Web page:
Kim Miles - Publications

Journal Publications

5. Miles KM, Miles JJ, Madura F, Sewell AK, Cole DK. (2010 Dec 2) Real time detection of peptide-MHC dissociation reveals that improvement of primary MHC-binding residues can have a minimal, or no, effect on stability. Mol Immunol Vol 48, Issue 4, pg 728-32.

4. Marion Tarbe, Itxaso Azcune, Eva Balentov´a, John J. Miles, Emily E. Edwards, Kim M. Miles, Priscilla Do, Brian M. Baker, Andrew K. Sewell, Jesus M. Aizpurua, C´eline Douat-Casassus and St'ephane Quideau. (2010 Sep 2) Design, synthesis and evaluation of b-lactam antigenic peptide hybrids; unusual opening of the b-lactam ring in acidic media. Organic and Biomolecular Chemistry.

3. Linden SK, Sheng YH, Every AL, Miles KM, Skoog EC, Florin TH, Sutton P, McGuckin MA. (2009 Oct 5) MUC1 limits Helicobacter pylori infection both by steric hindrance and by acting as a releasable decoy. PLoS Pathog.

2. Lindén SK, Driessen KM, McGuckin MA. Improved in vitro model systems for gastrointestinal infection by choice of cell line, pH, microaerobic conditions, and optimization of culture conditions. Helicobacter. 2007 Aug;12(4):341-53.

1. Martin S, Driessen K, Nixon SJ, Zerial M, Parton RG. Regulated localization of Rab18 to lipid droplets: effects of lipolytic stimulation and inhibition of lipid droplet catabolism. J Biol Chem. 2005 Dec 23;280(51):42325-35. Epub 2005 Oct 5.

Conference Presentations

Australian Society of Microbiology 2007>br /> 10 min talk from the abstract:
Microaerobic Co-culture of Gastrointestinal Mucin Producing Cells with Campylobacter jejuni

Kim M Driessen, Michael A. McGuckin and Sara K Lindén
Mucosal Diseases Program, Mater Medical Research Institute, Level 3 Aubigny Place, Raymond Terrace,
South Brisbane, QLD 4101, Australia.

Mucins are highly O-glycosylated proteins found on the intestinal surface creating a protective barrier. Bacteria of the gastrointestinal tract (GIT) bind to, and exhibit chemotaxis to certain mucins. Despite the importance of mucin-bacteria interactions, current in vitro models use cell lines that have not been selected for appropriate mucin expression. Furthermore, these models often fail to mimic microaerobic conditions found in the GIT. To make in vitro studies more applicable to human disease we have developed co-culture methods taking these factors into account.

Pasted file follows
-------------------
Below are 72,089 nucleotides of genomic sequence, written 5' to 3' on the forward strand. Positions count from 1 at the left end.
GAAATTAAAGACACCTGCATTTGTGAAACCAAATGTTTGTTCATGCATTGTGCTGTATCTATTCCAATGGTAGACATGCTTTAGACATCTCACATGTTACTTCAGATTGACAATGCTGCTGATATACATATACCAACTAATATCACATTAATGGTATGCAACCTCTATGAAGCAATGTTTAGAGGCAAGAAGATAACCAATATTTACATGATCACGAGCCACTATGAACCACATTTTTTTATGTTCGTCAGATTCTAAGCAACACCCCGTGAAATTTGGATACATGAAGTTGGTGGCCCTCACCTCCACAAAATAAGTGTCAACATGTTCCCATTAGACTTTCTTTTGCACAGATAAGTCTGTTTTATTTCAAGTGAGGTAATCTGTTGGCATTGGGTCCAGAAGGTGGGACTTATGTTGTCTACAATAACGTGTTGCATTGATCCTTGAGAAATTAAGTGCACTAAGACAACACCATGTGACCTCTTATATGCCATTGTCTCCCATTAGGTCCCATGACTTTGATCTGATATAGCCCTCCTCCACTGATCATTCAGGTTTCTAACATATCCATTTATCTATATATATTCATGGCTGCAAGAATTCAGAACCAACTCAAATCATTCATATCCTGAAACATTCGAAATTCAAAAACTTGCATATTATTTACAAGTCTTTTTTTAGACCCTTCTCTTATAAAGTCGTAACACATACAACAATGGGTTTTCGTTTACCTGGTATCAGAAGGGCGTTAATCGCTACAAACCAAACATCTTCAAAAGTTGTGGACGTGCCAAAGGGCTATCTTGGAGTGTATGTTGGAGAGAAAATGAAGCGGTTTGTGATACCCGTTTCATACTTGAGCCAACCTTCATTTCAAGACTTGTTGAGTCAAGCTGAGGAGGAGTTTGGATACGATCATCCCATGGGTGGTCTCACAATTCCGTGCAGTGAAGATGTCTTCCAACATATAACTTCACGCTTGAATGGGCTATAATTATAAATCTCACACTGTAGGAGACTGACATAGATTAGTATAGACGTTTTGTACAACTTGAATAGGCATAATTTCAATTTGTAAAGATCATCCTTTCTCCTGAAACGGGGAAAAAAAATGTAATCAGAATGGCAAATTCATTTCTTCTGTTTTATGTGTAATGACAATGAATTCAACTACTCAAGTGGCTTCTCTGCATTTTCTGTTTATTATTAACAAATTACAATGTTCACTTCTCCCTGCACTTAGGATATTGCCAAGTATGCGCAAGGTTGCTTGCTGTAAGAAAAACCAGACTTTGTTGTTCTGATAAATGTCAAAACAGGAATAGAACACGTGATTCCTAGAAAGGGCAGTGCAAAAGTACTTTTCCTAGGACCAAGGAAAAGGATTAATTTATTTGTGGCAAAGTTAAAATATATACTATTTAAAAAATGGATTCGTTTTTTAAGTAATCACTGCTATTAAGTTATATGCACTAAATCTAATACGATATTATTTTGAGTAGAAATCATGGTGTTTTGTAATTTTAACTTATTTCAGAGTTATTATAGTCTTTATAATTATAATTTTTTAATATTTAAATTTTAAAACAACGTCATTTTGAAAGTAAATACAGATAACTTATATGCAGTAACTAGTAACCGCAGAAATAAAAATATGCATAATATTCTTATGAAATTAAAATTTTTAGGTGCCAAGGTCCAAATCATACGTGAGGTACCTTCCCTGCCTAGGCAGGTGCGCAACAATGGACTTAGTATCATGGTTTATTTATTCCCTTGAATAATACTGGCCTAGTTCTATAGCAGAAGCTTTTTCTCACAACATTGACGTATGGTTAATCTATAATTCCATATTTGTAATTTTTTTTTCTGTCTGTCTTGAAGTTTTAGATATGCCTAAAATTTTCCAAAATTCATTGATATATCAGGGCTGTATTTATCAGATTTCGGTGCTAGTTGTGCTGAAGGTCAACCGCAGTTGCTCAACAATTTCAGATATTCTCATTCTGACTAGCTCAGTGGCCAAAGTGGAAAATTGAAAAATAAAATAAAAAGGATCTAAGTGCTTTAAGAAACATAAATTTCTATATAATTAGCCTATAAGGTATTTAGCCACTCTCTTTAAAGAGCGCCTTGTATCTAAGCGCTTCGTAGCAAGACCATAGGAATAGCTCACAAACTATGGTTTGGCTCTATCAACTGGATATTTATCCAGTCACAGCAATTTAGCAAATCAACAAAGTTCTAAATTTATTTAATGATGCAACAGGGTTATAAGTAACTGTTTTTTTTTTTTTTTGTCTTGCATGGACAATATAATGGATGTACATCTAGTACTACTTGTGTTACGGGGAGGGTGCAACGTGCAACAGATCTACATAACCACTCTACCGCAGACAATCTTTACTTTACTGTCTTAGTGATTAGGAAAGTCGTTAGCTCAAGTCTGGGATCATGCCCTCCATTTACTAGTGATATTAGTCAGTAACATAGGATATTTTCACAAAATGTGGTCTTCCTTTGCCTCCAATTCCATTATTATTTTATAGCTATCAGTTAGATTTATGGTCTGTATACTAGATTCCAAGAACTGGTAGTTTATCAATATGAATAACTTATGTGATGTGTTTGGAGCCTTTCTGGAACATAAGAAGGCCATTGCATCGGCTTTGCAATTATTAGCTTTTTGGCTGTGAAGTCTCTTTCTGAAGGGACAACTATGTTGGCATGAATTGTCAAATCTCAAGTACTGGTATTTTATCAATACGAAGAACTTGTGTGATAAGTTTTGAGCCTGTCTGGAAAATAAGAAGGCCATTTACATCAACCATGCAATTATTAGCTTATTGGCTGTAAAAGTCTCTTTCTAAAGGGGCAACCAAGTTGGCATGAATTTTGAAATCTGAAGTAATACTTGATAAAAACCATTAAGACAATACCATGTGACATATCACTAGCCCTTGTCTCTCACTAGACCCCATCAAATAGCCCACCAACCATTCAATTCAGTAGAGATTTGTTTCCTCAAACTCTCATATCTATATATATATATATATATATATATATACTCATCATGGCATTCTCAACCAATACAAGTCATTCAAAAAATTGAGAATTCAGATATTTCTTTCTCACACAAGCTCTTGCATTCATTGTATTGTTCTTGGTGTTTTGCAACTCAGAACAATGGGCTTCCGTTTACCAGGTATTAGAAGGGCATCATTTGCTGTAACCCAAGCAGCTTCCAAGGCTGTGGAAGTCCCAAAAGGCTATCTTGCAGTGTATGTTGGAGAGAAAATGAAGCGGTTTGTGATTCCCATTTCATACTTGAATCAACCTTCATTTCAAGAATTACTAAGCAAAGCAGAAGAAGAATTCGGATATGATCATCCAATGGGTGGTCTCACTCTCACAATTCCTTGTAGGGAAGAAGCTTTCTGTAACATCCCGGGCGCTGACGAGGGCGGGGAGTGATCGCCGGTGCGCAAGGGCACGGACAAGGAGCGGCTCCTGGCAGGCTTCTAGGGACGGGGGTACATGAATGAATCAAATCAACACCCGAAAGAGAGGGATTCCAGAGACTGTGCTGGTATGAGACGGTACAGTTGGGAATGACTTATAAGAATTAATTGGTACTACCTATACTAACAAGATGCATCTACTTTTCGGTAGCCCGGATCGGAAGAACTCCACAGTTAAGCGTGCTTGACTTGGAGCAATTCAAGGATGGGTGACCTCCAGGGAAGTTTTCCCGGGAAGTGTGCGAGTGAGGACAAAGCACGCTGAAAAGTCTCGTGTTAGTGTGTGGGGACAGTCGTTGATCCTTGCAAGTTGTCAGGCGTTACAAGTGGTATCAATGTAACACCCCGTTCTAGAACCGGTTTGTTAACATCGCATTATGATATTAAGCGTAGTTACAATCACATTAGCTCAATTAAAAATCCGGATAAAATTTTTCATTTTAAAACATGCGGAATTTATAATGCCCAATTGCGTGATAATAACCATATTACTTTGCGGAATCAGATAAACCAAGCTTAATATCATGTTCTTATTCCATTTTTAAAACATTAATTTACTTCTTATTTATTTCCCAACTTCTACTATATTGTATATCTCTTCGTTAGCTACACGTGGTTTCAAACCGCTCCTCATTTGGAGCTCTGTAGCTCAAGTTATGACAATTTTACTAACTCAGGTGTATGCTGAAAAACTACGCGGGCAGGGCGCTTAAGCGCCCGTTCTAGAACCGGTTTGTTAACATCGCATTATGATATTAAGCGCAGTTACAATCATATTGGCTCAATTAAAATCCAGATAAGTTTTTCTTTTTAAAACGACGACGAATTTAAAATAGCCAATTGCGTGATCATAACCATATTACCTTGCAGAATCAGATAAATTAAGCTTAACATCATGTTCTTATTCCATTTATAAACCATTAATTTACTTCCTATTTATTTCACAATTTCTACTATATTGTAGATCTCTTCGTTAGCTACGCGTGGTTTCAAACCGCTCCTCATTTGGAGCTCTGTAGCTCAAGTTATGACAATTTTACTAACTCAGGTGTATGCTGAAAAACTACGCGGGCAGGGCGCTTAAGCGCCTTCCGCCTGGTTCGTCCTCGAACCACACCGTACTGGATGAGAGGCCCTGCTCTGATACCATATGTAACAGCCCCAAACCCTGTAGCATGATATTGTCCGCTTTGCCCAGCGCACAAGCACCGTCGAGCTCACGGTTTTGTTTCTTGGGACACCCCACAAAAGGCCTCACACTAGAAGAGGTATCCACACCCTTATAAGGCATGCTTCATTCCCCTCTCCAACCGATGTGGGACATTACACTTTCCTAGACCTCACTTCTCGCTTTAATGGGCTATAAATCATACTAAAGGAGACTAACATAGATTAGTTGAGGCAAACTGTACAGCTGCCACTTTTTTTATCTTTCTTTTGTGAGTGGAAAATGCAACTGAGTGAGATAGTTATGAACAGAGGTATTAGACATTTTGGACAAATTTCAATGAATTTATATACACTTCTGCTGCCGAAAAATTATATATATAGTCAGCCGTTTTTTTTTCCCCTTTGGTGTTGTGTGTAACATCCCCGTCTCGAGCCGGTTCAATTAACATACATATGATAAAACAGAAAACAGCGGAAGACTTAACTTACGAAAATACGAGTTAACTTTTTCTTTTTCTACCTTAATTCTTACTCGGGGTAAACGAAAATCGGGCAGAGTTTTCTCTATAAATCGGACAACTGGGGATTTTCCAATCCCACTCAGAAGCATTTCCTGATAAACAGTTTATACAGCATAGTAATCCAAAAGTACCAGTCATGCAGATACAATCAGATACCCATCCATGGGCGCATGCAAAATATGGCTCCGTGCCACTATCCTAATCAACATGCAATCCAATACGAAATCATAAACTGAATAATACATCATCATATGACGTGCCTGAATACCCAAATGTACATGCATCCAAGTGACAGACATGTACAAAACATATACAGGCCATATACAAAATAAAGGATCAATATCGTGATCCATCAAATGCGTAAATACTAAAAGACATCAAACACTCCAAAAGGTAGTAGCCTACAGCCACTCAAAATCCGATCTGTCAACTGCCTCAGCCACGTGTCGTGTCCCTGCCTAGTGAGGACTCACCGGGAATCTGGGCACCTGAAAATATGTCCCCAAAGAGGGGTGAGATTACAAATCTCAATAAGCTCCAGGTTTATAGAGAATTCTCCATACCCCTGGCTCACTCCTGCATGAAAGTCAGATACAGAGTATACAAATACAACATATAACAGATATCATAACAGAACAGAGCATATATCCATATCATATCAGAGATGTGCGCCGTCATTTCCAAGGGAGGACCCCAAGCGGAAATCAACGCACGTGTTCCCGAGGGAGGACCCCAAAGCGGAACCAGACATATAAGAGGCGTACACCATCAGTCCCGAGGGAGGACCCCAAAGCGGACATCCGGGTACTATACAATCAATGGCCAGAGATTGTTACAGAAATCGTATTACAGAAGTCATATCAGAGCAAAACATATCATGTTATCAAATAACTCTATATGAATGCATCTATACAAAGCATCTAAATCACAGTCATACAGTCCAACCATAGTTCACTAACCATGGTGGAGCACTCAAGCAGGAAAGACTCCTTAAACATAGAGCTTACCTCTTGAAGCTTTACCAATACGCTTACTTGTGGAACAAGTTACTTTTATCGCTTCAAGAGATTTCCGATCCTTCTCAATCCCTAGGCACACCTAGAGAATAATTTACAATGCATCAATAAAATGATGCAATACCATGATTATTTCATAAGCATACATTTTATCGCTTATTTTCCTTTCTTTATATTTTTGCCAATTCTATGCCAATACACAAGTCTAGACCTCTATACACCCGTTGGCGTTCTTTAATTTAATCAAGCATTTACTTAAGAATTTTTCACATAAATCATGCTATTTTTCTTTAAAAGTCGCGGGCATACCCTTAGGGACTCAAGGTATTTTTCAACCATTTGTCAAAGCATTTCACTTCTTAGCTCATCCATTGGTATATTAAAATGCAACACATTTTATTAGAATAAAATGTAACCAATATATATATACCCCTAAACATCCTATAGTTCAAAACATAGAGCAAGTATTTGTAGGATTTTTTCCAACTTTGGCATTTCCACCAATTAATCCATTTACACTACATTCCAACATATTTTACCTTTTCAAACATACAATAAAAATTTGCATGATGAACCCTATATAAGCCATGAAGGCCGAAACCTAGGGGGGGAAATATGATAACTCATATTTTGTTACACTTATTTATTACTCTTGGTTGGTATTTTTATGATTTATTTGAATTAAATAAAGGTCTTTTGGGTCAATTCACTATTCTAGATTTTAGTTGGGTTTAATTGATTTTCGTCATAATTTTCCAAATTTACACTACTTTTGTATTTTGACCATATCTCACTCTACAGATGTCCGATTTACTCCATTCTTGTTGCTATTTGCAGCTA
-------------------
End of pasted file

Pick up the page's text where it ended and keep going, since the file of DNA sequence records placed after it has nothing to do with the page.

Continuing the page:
Nine human gastrointestinal epithelial cell lines (MKN1, MKN7, MKN28, MKN45, KATO3, HFE145, PCAA/C11 Caco-2 and LS513) were investigated. Expression and glycosylation of mucins (MUC1, 2, 3, 4, 5AC, 5B, 6, 12, 13 and 16) were determined by immunohistochemistry. The cell lines varied in mucin expression with MKN7 and MKN45 being most similar to gastric mucosa and Caco-2 and LS513 to intestinal mucosa, although none exactly matched normal mucosa.

Microaerobic culture did not adversely affect mammalian cell viability, proliferation or induce apoptosis. C.jejuni co-cultured with the intestinal cell line LS513 increased in number with time, and approximately 2- fold more C. jejuni were recovered from microaerobic conditions than from aerobic conditions. Additionally, the majority of samples displayed a swarming phenotype on agar (which is necessary for in vivo colonisation), whereas swarming did not occur in bacteria cultured under aerobic conditions. Furthermore, under microaerobic conditions, C. jejuni producing cytolethal distending toxin (CDT) trigger G2 arrest in up to 70.4% of LS513 cells in a dose dependent manner. Thus, microaerobic culture conditions do not adversely effect the mammalian cells, and creates physiological growth conditions for the bacteria. The development of a practical and efficient model for microaerobic culture of intestinal cells with bacteria provides a tool to more accurately investigate effects of bacterial interactions with intestinal cells.